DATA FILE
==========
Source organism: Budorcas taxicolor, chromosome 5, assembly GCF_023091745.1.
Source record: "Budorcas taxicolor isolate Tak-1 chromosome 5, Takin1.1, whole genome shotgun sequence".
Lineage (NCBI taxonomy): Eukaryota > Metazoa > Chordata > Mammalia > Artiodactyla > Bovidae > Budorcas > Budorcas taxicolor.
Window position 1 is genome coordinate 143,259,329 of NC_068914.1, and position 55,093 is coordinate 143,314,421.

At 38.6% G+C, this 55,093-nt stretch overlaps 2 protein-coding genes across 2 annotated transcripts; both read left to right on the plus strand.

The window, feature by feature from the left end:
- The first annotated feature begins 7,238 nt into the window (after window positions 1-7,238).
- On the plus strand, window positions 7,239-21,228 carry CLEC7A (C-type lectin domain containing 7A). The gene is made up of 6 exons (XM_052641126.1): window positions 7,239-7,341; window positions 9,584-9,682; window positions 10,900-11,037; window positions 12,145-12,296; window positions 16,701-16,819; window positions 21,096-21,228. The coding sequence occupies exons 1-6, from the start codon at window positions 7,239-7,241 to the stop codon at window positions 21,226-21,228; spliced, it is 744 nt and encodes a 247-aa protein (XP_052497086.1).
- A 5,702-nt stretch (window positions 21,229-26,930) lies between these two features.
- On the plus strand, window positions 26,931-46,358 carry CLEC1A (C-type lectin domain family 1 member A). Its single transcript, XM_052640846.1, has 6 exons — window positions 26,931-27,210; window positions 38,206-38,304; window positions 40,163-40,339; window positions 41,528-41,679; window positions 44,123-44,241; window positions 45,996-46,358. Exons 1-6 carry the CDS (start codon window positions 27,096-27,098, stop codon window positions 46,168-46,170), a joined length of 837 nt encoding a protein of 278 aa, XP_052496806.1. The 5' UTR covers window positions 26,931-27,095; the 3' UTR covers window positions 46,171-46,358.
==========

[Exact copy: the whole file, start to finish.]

Source organism: Budorcas taxicolor, chromosome 5, assembly GCF_023091745.1.
Source record: "Budorcas taxicolor isolate Tak-1 chromosome 5, Takin1.1, whole genome shotgun sequence".
Lineage (NCBI taxonomy): Eukaryota > Metazoa > Chordata > Mammalia > Artiodactyla > Bovidae > Budorcas > Budorcas taxicolor.
Window position 1 is genome coordinate 143,259,329 of NC_068914.1, and position 55,093 is coordinate 143,314,421.

At 38.6% G+C, this 55,093-nt stretch overlaps 2 protein-coding genes across 2 annotated transcripts; both read left to right on the plus strand.

The window, feature by feature from the left end:
- The first annotated feature begins 7,238 nt into the window (after window positions 1-7,238).
- On the plus strand, window positions 7,239-21,228 carry CLEC7A (C-type lectin domain containing 7A). The gene is made up of 6 exons (XM_052641126.1): window positions 7,239-7,341; window positions 9,584-9,682; window positions 10,900-11,037; window positions 12,145-12,296; window positions 16,701-16,819; window positions 21,096-21,228. The coding sequence occupies exons 1-6, from the start codon at window positions 7,239-7,241 to the stop codon at window positions 21,226-21,228; spliced, it is 744 nt and encodes a 247-aa protein (XP_052497086.1).
- A 5,702-nt stretch (window positions 21,229-26,930) lies between these two features.
- On the plus strand, window positions 26,931-46,358 carry CLEC1A (C-type lectin domain family 1 member A). Its single transcript, XM_052640846.1, has 6 exons — window positions 26,931-27,210; window positions 38,206-38,304; window positions 40,163-40,339; window positions 41,528-41,679; window positions 44,123-44,241; window positions 45,996-46,358. Exons 1-6 carry the CDS (start codon window positions 27,096-27,098, stop codon window positions 46,168-46,170), a joined length of 837 nt encoding a protein of 278 aa, XP_052496806.1. The 5' UTR covers window positions 26,931-27,095; the 3' UTR covers window positions 46,171-46,358.